Punishment was a common theme in Joe’s house, and the rules were strictly enforced. Being a few minutes late meant a month of being grounded. Shorter groundings, extra chores, and revoked privileges were doled out for the smallest things. At one point, my sister had racked up so many cumulative groundings and weeks of extra chores that Joe benevolently allowed her to “exchange them” for one week of banishment to the tiny laundry room (she was allowed to sleep in her bed, but otherwise had to be in the laundry room at all times). Joe also invented excuses to punish us, like the time a small automotive battery cap in the garage went “missing” and he made us spend the entire weekend searching for it while he monopolized my mom. We never found it, but my mom later did – in one of Joe’s shirt pockets.

Joe also pitted us kids against each other. At the end of every month he’d pick just one of us to reward with an ice cream. Joe thought eating sugar caused diabetes so ice cream was a much desired delicacy in a house devoid of such treats, especially for kids like us who were accustomed to sweets. It’s sad how hard we tried to one-up each other for the honor of that stupid ice cream. But it wasn’t really about that, I think. It was more about earning some sort of positive affirmation in a house where we felt like we could rarely do anything right, where we felt unwanted, where we tiptoed on eggshells, where we were scared.

At least I was scared. So much so that when I accidentally got a miniscule speck of nail polish on the arm of Joe’s couch, I had a full-blown panic attack. I remember frantically trying to scrub it off, the rising desperation and panic as I realized the faint discoloration wasn’t going anywhere, and lying in bed with my heart racing and fighting back tears as I waited to be exposed and punished after Joe got home. I had turned from a confident, relatively fearless kid into a meek and skittish mouse who scurried about life trying to go unnoticed.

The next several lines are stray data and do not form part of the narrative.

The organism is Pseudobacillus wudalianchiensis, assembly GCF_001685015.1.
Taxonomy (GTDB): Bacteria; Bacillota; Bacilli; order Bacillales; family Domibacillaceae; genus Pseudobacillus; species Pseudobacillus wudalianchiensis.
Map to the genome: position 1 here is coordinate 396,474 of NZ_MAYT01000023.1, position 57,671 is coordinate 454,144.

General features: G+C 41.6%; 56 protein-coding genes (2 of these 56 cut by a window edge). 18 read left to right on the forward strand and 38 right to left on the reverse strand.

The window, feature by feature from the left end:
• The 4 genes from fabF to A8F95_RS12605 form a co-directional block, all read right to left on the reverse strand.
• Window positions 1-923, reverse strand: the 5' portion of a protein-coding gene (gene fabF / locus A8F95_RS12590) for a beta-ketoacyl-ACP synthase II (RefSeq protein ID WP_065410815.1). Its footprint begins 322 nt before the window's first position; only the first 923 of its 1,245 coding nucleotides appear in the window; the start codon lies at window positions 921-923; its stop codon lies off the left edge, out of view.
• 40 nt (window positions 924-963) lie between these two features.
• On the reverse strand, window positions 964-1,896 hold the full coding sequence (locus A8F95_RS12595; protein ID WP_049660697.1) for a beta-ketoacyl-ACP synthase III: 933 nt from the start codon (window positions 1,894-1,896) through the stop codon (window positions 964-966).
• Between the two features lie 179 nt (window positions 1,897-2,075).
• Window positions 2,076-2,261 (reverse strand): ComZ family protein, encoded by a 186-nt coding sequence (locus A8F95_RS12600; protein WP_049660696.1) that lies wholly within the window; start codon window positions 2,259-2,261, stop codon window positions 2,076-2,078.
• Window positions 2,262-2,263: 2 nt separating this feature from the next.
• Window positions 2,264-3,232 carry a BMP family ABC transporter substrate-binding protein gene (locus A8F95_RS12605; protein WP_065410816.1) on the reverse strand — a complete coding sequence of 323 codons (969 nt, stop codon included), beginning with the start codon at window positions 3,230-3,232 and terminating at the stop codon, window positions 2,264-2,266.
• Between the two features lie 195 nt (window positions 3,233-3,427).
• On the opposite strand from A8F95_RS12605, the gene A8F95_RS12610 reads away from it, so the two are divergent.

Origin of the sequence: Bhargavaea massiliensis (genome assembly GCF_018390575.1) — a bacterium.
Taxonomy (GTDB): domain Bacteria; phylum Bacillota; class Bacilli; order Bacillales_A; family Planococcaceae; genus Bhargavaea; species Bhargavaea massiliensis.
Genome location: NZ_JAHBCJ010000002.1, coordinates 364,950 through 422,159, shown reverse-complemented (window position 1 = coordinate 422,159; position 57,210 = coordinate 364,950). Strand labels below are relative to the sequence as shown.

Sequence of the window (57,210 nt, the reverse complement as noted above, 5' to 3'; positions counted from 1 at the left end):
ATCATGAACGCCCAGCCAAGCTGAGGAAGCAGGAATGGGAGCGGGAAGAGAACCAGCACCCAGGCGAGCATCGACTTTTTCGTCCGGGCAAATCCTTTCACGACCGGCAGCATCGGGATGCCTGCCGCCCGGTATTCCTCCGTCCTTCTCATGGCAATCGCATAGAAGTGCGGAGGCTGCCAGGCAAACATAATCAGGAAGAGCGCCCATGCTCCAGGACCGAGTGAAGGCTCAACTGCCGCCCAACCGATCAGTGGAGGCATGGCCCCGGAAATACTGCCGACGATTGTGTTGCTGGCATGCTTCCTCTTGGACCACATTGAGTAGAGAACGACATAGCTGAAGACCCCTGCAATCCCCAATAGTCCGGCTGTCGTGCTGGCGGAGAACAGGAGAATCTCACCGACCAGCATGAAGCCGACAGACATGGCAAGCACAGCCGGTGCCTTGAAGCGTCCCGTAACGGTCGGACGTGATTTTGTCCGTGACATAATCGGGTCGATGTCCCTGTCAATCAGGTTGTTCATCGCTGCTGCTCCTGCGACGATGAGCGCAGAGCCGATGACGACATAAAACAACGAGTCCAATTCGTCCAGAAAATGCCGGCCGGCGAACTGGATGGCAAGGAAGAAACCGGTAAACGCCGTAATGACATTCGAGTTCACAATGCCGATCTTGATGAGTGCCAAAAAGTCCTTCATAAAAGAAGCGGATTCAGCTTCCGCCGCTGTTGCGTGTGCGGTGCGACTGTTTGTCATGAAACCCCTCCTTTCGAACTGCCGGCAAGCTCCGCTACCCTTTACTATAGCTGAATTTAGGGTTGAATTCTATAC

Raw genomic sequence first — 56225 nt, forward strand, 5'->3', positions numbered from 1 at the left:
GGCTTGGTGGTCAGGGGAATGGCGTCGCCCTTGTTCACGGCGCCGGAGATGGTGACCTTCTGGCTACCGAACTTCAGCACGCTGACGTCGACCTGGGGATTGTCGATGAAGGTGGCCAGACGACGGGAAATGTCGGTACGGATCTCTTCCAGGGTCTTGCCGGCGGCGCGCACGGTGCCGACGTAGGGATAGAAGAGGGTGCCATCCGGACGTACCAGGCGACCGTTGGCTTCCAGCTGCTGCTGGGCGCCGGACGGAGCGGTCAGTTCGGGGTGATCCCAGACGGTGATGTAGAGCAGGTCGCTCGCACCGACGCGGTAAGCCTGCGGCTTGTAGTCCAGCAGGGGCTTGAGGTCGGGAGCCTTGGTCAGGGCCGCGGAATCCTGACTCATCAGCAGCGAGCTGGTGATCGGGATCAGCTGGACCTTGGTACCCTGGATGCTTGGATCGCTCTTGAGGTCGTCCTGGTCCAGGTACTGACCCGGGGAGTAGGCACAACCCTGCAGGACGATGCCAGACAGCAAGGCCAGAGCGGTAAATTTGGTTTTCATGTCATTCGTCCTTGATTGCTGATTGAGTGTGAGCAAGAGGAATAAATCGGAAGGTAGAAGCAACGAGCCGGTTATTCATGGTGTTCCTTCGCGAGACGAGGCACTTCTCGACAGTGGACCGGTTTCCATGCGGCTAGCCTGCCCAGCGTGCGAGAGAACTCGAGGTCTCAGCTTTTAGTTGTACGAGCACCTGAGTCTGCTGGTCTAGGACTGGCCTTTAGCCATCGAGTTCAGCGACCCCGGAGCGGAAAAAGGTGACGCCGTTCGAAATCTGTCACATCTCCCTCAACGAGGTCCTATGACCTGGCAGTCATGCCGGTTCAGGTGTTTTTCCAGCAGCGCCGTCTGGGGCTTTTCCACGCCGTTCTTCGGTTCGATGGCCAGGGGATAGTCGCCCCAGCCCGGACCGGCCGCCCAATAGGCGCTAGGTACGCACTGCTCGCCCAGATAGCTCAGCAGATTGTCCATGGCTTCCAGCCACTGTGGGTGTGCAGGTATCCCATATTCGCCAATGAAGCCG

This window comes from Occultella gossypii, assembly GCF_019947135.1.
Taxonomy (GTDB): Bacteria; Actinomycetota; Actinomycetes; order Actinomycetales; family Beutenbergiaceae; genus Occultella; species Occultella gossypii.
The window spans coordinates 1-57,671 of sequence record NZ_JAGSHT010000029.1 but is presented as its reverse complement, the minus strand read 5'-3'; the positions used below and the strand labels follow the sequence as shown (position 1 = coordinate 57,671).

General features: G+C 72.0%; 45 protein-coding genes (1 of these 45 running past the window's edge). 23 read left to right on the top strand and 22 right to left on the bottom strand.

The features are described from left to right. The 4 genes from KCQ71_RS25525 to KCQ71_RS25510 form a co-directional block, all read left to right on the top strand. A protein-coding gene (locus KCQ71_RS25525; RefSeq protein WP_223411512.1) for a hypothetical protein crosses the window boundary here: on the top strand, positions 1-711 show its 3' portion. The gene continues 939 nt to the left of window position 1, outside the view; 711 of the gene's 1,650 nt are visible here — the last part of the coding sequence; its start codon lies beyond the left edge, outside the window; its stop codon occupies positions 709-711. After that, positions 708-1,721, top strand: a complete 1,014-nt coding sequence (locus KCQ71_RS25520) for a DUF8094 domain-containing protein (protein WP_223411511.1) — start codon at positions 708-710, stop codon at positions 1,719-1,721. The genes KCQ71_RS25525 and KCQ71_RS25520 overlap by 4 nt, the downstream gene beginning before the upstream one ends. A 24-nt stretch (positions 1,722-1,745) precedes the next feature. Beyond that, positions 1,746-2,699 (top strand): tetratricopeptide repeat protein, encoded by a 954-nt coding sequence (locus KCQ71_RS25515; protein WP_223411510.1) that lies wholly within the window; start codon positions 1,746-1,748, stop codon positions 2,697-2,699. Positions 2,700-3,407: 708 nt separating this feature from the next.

I wonder sometimes why I was so fearful. After all, Joe never hit me or my siblings. Then I remember how cold and menacing he could be, and his skillful deployment of shame. And how, when something was stolen from our garage, he chased down our beloved dog, grabbed him by his rear legs and punched him hard in the stomach for failing to bark and alert us to the intruder. I remember our dog yelping in fright and pain, and cowering under the desk. I felt sick and powerless. When it came to my mom, there were little things, like the time he crawled on top of her and started squeezing a bump on her forehead. Even though she told him he was hurting her and tried to twist away, he kept her pinned to the ground and continued. It made me uncomfortable. I wanted to say “stop” but just looked away and concentrated hard on something else. Bigger things happened, too, although I wouldn’t know that until well after Joe was gone, and I’d finally worked up the courage to ask my mom why she’d let him put my sister in the laundry room. She told me it killed her, but she was too scared to protest. She reminded me of the time she’d insisted that he was playing his guitar off key. Later, in private, he’d grabbed her around her neck and choked her; how dare she humiliate him like that. She was instructed to never contradict or disagree with him again.

I didn’t want to hear any more.